Will Cinnamon be the default desktop in Fedora Linux 19?

Katherine Noyes , PCWorld Follow me on Google+

Katherine Noyes has been an ardent geek ever since she first conquered Pyramid of Doom on an ancient TRS-80. Today she covers business and tech in all its forms, with an emphasis on Linux and open source software.
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It was just last week that Fedora Linux 18 “Spherical Cow” made its official debut, but since then the Red Hat-supported distribution has been all over the news for a variety of reasons, not all of them complimentary.

First came the news that the Fedora Linux project is considering ousting the MySQL database management system (DBMS).

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Canonical invites input on core Ubuntu Phone apps

Katherine Noyes , PCWorld Follow me on Google+

Katherine Noyes has been an ardent geek ever since she first conquered Pyramid of Doom on an ancient TRS-80. Today she covers business and tech in all its forms, with an emphasis on Linux and open source software.
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When Canonical officially announced Ubuntu for phones just a few weeks ago, it demonstrated an attractive interface but was otherwise light on specifics regarding the hardware, carriers, or apps that might be involved in actual devices.

A downloadable image of the upcoming system will reportedly be available in late February for the Galaxy Nexus, but in the meantime the project team is apparently hard at work on what may be considered the most important component of all: apps.

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White House announces 'National Day of Civic Hacking'

Katherine Noyes , PCWorld Follow me on Google+

Katherine Noyes has been an ardent geek ever since she first conquered Pyramid of Doom on an ancient TRS-80. Today she covers business and tech in all its forms, with an emphasis on Linux and open source software.
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It's not unusual for free and open source software projects to enlist the help of their fans and supporters in debugging and other efforts to make the software better.


What's less common is for major national governments to do the same thing.

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Linux pros saw a giant salary leap in 2012: Dice

Katherine Noyes , PCWorld Follow me on Google+

Katherine Noyes has been an ardent geek ever since she first conquered Pyramid of Doom on an ancient TRS-80. Today she covers business and tech in all its forms, with an emphasis on Linux and open source software.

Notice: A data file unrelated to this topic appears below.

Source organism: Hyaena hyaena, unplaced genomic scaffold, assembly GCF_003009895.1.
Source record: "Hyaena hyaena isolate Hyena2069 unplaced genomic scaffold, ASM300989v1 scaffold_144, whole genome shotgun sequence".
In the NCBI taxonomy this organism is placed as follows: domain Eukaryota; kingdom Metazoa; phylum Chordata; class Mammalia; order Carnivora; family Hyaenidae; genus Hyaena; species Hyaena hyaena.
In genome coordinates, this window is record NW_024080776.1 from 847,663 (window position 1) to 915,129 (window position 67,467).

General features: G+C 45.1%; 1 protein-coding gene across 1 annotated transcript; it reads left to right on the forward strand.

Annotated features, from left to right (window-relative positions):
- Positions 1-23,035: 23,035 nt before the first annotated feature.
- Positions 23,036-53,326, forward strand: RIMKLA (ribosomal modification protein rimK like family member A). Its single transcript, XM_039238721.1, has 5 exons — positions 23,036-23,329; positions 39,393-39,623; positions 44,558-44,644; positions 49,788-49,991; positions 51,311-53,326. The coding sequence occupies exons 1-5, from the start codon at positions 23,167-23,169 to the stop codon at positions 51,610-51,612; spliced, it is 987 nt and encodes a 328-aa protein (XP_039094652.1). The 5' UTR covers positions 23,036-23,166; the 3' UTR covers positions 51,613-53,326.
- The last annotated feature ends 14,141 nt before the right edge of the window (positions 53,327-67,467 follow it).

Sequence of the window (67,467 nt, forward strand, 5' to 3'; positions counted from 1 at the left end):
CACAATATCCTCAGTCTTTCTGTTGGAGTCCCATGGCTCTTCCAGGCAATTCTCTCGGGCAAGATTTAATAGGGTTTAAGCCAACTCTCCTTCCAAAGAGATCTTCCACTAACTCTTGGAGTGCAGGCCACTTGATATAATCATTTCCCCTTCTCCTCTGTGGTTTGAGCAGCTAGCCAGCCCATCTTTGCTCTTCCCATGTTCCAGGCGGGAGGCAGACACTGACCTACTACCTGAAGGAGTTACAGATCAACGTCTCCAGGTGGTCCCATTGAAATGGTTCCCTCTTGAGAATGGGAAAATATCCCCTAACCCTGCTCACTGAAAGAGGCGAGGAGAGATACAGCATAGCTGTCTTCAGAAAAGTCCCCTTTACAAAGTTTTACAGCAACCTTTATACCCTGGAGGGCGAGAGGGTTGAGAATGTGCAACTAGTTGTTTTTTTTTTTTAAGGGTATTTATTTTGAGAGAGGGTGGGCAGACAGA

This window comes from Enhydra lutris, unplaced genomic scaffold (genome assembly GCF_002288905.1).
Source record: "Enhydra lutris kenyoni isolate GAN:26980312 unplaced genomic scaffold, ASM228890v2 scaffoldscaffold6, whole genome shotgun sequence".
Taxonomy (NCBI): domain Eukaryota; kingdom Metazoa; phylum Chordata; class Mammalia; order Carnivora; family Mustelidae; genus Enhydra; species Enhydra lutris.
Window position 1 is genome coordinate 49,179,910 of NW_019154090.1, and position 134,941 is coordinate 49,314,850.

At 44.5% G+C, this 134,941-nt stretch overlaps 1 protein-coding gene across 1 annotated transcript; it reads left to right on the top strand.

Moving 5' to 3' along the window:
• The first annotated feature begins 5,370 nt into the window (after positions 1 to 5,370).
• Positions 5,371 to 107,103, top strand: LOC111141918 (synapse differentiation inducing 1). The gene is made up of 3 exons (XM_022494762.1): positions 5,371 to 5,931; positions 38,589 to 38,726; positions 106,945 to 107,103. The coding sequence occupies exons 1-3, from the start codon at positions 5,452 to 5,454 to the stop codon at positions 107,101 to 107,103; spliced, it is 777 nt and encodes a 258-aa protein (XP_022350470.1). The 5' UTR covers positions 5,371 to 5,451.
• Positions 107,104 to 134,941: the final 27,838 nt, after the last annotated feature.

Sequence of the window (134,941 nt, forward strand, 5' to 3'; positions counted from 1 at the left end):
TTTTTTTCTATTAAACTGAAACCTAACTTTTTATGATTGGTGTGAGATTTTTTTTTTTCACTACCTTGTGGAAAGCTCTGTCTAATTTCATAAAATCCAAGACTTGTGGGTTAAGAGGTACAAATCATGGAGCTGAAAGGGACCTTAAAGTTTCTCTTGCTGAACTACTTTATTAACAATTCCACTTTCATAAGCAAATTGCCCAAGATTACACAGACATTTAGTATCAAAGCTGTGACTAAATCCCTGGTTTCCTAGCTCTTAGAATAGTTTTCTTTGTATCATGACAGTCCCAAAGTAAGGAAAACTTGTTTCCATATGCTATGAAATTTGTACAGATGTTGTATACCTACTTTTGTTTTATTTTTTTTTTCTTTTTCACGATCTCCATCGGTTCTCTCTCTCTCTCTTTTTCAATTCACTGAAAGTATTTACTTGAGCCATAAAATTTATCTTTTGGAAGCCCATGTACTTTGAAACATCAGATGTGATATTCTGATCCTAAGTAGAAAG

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It's been clear for some time now not only that IT professionals face better-than-average prospects in today's tough marketplace for jobs, but also that those with Linux skills tend to fare even better.

I wrote about several pieces of encouraging data that came out last fall, but on Tuesday a fresh report emerged that paints an even rosier outlook.

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Meet PicUntu, a lightweight Linux designed for tiny PCs

Katherine Noyes , PCWorld Follow me on Google+

Katherine Noyes has been an ardent geek ever since she first conquered Pyramid of Doom on an ancient TRS-80. Today she covers business and tech in all its forms, with an emphasis on Linux and open source software.
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Anyone who's watched the PC industry at all over the past year or so has surely noticed the flood of tiny, Linux-powered PCs that have been flooding the market.

raspberry pi

The Raspberry Pi is certainly the best-known example of this growing new class, but it's by no means the only one, accompanied as it has been by the likes of the MK802, the Cotton Candy, the UG802, the Mele A1000, and virtually countless others.

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Six new features coming in LibreOffice 4.0

Katherine Noyes , PCWorld Follow me on Google+

Katherine Noyes has been an ardent geek ever since she first conquered Pyramid of Doom on an ancient TRS-80. Today she covers business and tech in all its forms, with an emphasis on Linux and open source software.
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It's hard to believe LibreOffice has only been around about two years, so thoroughly has it come to dominate as the leading free and open source productivity suite, but late last week a release candidate for its next major version appeared.


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Meet 'Consort,' a brand-new classic Linux desktop

Katherine Noyes , PCWorld Follow me on Google+

Katherine Noyes has been an ardent geek ever since she first conquered Pyramid of Doom on an ancient TRS-80. Today she covers business and tech in all its forms, with an emphasis on Linux and open source software.
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There seems to be no end in sight to the enduring popularity of the classic GNOME 2 Linux desktop, and this week afforded yet more evidence.

Following hard on the heels of the launch last week of the classically minded Fuduntu 2013.1, the SolusOS Linux project on Wednesday launched a new fork of GNOME Classic.

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